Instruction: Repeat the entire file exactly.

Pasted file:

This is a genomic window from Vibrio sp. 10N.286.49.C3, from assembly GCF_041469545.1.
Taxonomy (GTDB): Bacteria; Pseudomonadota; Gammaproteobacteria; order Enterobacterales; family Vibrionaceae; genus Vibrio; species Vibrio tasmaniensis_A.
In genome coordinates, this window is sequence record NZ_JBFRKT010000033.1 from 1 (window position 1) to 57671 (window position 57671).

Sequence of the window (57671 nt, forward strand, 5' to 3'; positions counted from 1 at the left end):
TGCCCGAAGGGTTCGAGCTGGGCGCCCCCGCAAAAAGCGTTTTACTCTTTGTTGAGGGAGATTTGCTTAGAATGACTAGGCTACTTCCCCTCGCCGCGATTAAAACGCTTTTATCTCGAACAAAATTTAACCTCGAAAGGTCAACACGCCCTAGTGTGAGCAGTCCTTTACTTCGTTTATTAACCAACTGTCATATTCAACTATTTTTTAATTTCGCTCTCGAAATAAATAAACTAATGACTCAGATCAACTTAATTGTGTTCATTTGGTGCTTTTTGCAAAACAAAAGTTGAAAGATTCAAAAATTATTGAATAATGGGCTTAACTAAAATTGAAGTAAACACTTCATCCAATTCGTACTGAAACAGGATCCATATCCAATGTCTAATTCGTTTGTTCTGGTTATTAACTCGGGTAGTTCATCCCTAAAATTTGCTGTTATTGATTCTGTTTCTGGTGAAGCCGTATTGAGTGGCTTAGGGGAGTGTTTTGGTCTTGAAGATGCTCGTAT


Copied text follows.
This is a genomic window from Vibrio sp. 10N.286.49.C3, from assembly GCF_041469545.1.
Taxonomy (GTDB): Bacteria; Pseudomonadota; Gammaproteobacteria; order Enterobacterales; family Vibrionaceae; genus Vibrio; species Vibrio tasmaniensis_A.
In genome coordinates, this window is sequence record NZ_JBFRKT010000033.1 from 1 (window position 1) to 57671 (window position 57671).

Sequence of the window (57671 nt, forward strand, 5' to 3'; positions counted from 1 at the left end):
TGCCCGAAGGGTTCGAGCTGGGCGCCCCCGCAAAAAGCGTTTTACTCTTTGTTGAGGGAGATTTGCTTAGAATGACTAGGCTACTTCCCCTCGCCGCGATTAAAACGCTTTTATCTCGAACAAAATTTAACCTCGAAAGGTCAACACGCCCTAGTGTGAGCAGTCCTTTACTTCGTTTATTAACCAACTGTCATATTCAACTATTTTTTAATTTCGCTCTCGAAATAAATAAACTAATGACTCAGATCAACTTAATTGTGTTCATTTGGTGCTTTTTGCAAAACAAAAGTTGAAAGATTCAAAAATTATTGAATAATGGGCTTAACTAAAATTGAAGTAAACACTTCATCCAATTCGTACTGAAACAGGATCCATATCCAATGTCTAATTCGTTTGTTCTGGTTATTAACTCGGGTAGTTCATCCCTAAAATTTGCTGTTATTGATTCTGTTTCTGGTGAAGCCGTATTGAGTGGCTTAGGGGAGTGTTTTGGTCTTGAAGATGCTCGTAT